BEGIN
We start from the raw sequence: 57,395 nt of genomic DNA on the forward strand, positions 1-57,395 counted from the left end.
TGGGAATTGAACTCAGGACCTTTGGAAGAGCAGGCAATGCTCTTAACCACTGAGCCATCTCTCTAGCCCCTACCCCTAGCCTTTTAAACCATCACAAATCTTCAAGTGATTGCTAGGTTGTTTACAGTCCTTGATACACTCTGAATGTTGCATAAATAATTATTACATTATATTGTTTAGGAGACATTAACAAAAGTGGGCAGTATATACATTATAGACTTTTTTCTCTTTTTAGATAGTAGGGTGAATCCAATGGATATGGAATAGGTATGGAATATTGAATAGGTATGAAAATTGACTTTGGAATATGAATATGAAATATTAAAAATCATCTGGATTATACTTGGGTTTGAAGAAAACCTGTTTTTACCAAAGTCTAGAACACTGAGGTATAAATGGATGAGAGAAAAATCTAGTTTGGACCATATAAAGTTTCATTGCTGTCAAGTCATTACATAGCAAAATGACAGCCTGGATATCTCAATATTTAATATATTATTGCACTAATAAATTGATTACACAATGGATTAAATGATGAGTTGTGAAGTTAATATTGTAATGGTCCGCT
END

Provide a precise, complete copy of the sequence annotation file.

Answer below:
We start from the raw sequence: 57,395 nt of genomic DNA on the forward strand, positions 1-57,395 counted from the left end.
TGGGAATTGAACTCAGGACCTTTGGAAGAGCAGGCAATGCTCTTAACCACTGAGCCATCTCTCTAGCCCCTACCCCTAGCCTTTTAAACCATCACAAATCTTCAAGTGATTGCTAGGTTGTTTACAGTCCTTGATACACTCTGAATGTTGCATAAATAATTATTACATTATATTGTTTAGGAGACATTAACAAAAGTGGGCAGTATATACATTATAGACTTTTTTCTCTTTTTAGATAGTAGGGTGAATCCAATGGATATGGAATAGGTATGGAATATTGAATAGGTATGAAAATTGACTTTGGAATATGAATATGAAATATTAAAAATCATCTGGATTATACTTGGGTTTGAAGAAAACCTGTTTTTACCAAAGTCTAGAACACTGAGGTATAAATGGATGAGAGAAAAATCTAGTTTGGACCATATAAAGTTTCATTGCTGTCAAGTCATTACATAGCAAAATGACAGCCTGGATATCTCAATATTTAATATATTATTGCACTAATAAATTGATTACACAATGGATTAAATGATGAGTTGTGAAGTTAATATTGTAATGGTCCGCT